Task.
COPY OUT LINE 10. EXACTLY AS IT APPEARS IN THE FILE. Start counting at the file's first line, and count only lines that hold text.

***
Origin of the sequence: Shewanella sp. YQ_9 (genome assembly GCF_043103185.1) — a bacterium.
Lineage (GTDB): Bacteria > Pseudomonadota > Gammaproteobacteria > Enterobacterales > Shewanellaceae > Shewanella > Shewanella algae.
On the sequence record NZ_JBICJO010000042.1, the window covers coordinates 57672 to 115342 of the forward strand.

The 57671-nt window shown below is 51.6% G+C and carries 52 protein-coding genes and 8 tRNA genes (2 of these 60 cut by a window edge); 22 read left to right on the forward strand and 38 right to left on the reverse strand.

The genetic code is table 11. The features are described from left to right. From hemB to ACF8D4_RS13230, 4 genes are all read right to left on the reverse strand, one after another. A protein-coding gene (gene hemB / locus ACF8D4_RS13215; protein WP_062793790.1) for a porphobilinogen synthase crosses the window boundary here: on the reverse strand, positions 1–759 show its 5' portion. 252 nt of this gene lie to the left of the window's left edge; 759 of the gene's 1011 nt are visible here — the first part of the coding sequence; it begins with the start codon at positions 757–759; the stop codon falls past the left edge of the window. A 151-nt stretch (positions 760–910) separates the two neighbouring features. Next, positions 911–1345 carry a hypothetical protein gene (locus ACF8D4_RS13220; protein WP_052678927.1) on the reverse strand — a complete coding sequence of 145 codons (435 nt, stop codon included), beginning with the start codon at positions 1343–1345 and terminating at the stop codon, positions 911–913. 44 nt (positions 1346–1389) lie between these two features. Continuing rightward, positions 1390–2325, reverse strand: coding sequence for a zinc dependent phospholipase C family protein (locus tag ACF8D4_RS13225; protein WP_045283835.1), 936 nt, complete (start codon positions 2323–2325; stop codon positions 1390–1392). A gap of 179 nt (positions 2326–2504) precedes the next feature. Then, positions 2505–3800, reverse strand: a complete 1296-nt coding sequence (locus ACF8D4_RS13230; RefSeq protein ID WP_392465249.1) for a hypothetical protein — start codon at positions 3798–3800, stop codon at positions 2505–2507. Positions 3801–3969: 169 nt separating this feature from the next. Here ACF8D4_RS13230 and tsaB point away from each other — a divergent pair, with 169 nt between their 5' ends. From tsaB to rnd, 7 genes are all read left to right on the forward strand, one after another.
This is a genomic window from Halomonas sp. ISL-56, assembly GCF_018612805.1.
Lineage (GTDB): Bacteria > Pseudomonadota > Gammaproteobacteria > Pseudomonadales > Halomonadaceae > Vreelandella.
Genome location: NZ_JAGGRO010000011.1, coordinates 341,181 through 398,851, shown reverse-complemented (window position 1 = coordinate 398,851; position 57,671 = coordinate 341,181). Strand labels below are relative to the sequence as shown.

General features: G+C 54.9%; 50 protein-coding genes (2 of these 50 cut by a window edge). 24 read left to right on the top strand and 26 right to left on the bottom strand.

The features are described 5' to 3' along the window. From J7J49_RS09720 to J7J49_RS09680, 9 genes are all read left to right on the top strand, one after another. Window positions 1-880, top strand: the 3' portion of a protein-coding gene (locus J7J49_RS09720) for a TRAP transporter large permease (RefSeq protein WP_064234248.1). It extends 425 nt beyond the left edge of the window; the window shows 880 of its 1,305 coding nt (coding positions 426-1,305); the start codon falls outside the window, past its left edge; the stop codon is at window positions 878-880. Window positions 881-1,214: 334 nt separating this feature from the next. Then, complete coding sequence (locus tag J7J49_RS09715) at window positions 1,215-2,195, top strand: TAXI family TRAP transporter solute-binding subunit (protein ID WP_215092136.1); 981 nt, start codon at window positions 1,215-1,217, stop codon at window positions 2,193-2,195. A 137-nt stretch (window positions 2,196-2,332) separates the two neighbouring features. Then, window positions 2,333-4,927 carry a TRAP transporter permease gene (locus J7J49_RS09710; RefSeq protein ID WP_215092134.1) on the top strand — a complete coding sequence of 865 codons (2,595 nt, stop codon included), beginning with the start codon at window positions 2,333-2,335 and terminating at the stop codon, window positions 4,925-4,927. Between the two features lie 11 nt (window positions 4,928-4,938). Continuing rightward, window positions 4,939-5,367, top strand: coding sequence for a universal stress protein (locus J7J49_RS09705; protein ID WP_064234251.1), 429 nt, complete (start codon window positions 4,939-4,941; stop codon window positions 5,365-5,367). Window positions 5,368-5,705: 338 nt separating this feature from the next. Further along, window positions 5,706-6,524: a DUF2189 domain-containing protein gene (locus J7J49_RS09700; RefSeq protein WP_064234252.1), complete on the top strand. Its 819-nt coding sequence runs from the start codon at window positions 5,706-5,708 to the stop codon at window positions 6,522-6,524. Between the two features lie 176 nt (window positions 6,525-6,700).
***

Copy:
The features are described 5' to 3' along the window. From J7J49_RS09720 to J7J49_RS09680, 9 genes are all read left to right on the top strand, one after another. Window positions 1-880, top strand: the 3' portion of a protein-coding gene (locus J7J49_RS09720) for a TRAP transporter large permease (RefSeq protein WP_064234248.1). It extends 425 nt beyond the left edge of the window; the window shows 880 of its 1,305 coding nt (coding positions 426-1,305); the start codon falls outside the window, past its left edge; the stop codon is at window positions 878-880. Window positions 881-1,214: 334 nt separating this feature from the next. Then, complete coding sequence (locus tag J7J49_RS09715) at window positions 1,215-2,195, top strand: TAXI family TRAP transporter solute-binding subunit (protein ID WP_215092136.1); 981 nt, start codon at window positions 1,215-1,217, stop codon at window positions 2,193-2,195. A 137-nt stretch (window positions 2,196-2,332) separates the two neighbouring features. Then, window positions 2,333-4,927 carry a TRAP transporter permease gene (locus J7J49_RS09710; RefSeq protein ID WP_215092134.1) on the top strand — a complete coding sequence of 865 codons (2,595 nt, stop codon included), beginning with the start codon at window positions 2,333-2,335 and terminating at the stop codon, window positions 4,925-4,927. Between the two features lie 11 nt (window positions 4,928-4,938). Continuing rightward, window positions 4,939-5,367, top strand: coding sequence for a universal stress protein (locus J7J49_RS09705; protein ID WP_064234251.1), 429 nt, complete (start codon window positions 4,939-4,941; stop codon window positions 5,365-5,367). Window positions 5,368-5,705: 338 nt separating this feature from the next. Further along, window positions 5,706-6,524: a DUF2189 domain-containing protein gene (locus J7J49_RS09700; RefSeq protein WP_064234252.1), complete on the top strand. Its 819-nt coding sequence runs from the start codon at window positions 5,706-5,708 to the stop codon at window positions 6,522-6,524. Between the two features lie 176 nt (window positions 6,525-6,700).